With the promotion of Jake Arrieta looking quite successful after two starts, all of the so-called "big three" Orioles' pitching prospects are in the big leagues. Yet, as the adage goes, you can never have enough pitching. The Orioles starting pitchers have the second-worst FIP at 4.96 and xFIP at 4.92 in all of baseball, behind the Pirates. Turning this around is more than a one man job.
The main culprits behind our AL-worst starting pitching are all now out of the rotation - David Hernandez, Brad Bergesen and Chris Tillman. But while Hernandez may end up sticking in the bullpen permanently, we can expect to see more of Bergesen and Tillman in the rotation this year, particularly if Jeremy Guthrie and/or Kevin Millwood are dealt. And barring significant improvement from them, the cavalry is going to need cavalry of their own.
So how are the next wave of starting pitching prospects doing?
Our most highly ranked pitching prospect beyond Matusz and Arrieta coming into the season was lefty Zach Britton, currently with Bowie. Britton, the Orioles' third round pick in 2006 combines elite ground ball rates with high strikeouts. He doesn't have the kind of raw stuff that blows scouts away, but his impressive results have had him steadily climbing up prospect rankings. And on the surface, his 2010 campaign should do little to dispel that - Britton is 6-3 with an ERA of 2.84, and a WHIP of 1.28. These numbers resemble his 2009 ERA of 2.70 and WHIP of 1.27 very closely. He's maintained his elite groundball rates, at 64.8% this year almost identical to last year's 65%. He's even improved his control a bit, reducing his BB/9 from 3.5 to 3.0, matching the best ratio of his professional career.
It would seem that Britton is solidifying his gains from last year and maybe even continuing to improve. But looking inside the numbers, there is reason for serious concern. Britton's FIP is nearly a full run worse than his ERA, at 3.61. Now, that in itself isn't too bad. But it is his splits that are truly troublesome.
A big part of Britton's step forward last year was that he had more success against right-handed hitters than he did against lefties. In 2009, right handed hitters put over 10% more balls on the ground against Britton than lefties did, and hit 2.5% fewer balls for line drives. But in 2010, right handed hitters are giving Britton a lot of trouble.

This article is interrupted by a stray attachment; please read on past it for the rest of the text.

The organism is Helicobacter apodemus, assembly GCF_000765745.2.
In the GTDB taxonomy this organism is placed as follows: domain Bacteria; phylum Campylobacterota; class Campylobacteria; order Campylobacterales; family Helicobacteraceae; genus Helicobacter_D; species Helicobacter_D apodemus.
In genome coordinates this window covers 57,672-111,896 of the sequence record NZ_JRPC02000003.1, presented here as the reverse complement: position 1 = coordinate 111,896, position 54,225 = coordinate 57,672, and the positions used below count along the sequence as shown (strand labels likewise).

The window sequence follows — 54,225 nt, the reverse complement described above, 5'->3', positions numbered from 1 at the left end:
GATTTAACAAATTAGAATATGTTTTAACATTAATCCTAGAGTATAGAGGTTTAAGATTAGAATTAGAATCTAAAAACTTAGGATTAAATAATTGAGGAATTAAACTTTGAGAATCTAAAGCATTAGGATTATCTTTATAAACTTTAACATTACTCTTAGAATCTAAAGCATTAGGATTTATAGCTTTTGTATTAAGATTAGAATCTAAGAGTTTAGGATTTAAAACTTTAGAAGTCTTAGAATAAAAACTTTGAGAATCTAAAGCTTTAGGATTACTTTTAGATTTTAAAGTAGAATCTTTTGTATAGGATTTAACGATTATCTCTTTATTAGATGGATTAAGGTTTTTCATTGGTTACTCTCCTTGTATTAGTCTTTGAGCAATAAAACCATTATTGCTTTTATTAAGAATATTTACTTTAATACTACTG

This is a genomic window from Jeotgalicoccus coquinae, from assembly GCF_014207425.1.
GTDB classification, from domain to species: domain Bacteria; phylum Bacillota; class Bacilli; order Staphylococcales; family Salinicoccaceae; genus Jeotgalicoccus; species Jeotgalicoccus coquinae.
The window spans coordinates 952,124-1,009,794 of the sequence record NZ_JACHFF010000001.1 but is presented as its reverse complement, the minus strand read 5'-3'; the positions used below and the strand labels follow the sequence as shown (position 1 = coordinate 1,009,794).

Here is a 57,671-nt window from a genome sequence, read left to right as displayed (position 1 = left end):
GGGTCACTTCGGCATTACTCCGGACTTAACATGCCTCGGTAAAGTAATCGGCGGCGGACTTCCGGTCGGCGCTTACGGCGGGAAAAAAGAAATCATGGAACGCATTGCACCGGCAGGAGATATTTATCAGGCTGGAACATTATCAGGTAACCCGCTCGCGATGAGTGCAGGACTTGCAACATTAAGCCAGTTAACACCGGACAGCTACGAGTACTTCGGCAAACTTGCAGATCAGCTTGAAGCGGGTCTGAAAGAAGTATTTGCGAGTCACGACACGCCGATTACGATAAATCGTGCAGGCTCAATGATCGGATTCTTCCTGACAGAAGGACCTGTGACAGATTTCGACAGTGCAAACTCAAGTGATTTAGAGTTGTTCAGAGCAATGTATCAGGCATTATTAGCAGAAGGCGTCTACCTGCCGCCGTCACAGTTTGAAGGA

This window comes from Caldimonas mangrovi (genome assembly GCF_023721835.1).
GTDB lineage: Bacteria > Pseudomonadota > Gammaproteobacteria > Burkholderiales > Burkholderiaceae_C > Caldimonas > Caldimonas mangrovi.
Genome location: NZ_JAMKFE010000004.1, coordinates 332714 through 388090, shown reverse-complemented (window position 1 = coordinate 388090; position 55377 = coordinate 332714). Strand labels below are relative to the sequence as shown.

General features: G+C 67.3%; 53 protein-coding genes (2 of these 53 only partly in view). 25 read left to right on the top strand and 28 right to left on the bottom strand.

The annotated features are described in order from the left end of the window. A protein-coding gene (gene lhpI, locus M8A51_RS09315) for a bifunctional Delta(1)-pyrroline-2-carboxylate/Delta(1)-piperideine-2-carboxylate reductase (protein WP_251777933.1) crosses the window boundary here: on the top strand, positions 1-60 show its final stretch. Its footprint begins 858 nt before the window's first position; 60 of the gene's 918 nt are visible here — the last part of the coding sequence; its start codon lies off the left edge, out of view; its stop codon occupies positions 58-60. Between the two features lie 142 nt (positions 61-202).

Britton has dominated left handed batters in Bowie, striking out over 10 lefties per nine innings, and walking fewer than two lefties per nine. He hasn't allowed a single home run to left handed batters either. This dominance has led to a FIP of 1.68 against left-handed batters. But right-handers are pounding him to the tune of a FIP of 4.32. He's walking right handers nearly twice as often and striking them out only half as much, with a BB/9 of 3.18 and a K/9 of only 5.08 against them. Britton is still getting primarily ground balls from right handed hitters, with a GB% of 65.1%; but the balls that are hit in the air are leaving the park - 11.4% of fly balls hit by righties against Britton are leaving the park, nearly three times the rate they did in 2009.
What these numbers indicate to me is that Britton's secondary stuff is lagging behind his two-seamer, which is still getting excellent results against all batters, as indicated by his strong ground ball rates. The two-seamer is a genuine plus pitch, and his breaking ball is killing lefties. But he doesn't seem to have mastered his changeup or his breaking ball to right handed hitters. As a result, he's missing fewer bats, allowing more walks, and giving up more home runs.
None of this is cause for panic; Britton still has all the potential he came into the season with. The difference in skill between AA and the low minors is perhaps the biggest gap in the minor leagues. But anyone looking at his ERA and thinking that Britton is ready to be promoted to Norfolk or ready for a fast track to the major leagues needs to temper their expectations. Based on his splits, Britton still has a lot of work to do in Bowie.